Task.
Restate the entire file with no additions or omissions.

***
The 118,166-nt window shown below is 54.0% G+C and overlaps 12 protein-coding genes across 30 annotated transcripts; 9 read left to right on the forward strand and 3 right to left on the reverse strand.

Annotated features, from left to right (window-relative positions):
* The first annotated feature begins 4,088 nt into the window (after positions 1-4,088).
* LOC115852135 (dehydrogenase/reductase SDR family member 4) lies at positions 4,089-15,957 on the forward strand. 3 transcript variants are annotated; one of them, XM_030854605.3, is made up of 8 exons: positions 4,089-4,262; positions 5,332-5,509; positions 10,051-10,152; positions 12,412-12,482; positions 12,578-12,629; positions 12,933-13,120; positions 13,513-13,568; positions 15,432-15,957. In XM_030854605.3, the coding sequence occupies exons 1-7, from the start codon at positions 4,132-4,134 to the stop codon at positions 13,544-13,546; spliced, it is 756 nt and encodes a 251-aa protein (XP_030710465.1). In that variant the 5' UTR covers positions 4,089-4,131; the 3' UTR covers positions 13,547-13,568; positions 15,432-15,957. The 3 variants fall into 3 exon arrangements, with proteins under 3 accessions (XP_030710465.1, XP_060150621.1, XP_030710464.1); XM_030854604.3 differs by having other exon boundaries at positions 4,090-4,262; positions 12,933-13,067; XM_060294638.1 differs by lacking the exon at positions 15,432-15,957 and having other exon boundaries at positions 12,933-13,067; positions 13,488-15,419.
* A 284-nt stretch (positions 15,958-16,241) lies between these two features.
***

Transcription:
The 118,166-nt window shown below is 54.0% G+C and overlaps 12 protein-coding genes across 30 annotated transcripts; 9 read left to right on the forward strand and 3 right to left on the reverse strand.

Annotated features, from left to right (window-relative positions):
* The first annotated feature begins 4,088 nt into the window (after positions 1-4,088).
* LOC115852135 (dehydrogenase/reductase SDR family member 4) lies at positions 4,089-15,957 on the forward strand. 3 transcript variants are annotated; one of them, XM_030854605.3, is made up of 8 exons: positions 4,089-4,262; positions 5,332-5,509; positions 10,051-10,152; positions 12,412-12,482; positions 12,578-12,629; positions 12,933-13,120; positions 13,513-13,568; positions 15,432-15,957. In XM_030854605.3, the coding sequence occupies exons 1-7, from the start codon at positions 4,132-4,134 to the stop codon at positions 13,544-13,546; spliced, it is 756 nt and encodes a 251-aa protein (XP_030710465.1). In that variant the 5' UTR covers positions 4,089-4,131; the 3' UTR covers positions 13,547-13,568; positions 15,432-15,957. The 3 variants fall into 3 exon arrangements, with proteins under 3 accessions (XP_030710465.1, XP_060150621.1, XP_030710464.1); XM_030854604.3 differs by having other exon boundaries at positions 4,090-4,262; positions 12,933-13,067; XM_060294638.1 differs by lacking the exon at positions 15,432-15,957 and having other exon boundaries at positions 12,933-13,067; positions 13,488-15,419.
* A 284-nt stretch (positions 15,958-16,241) lies between these two features.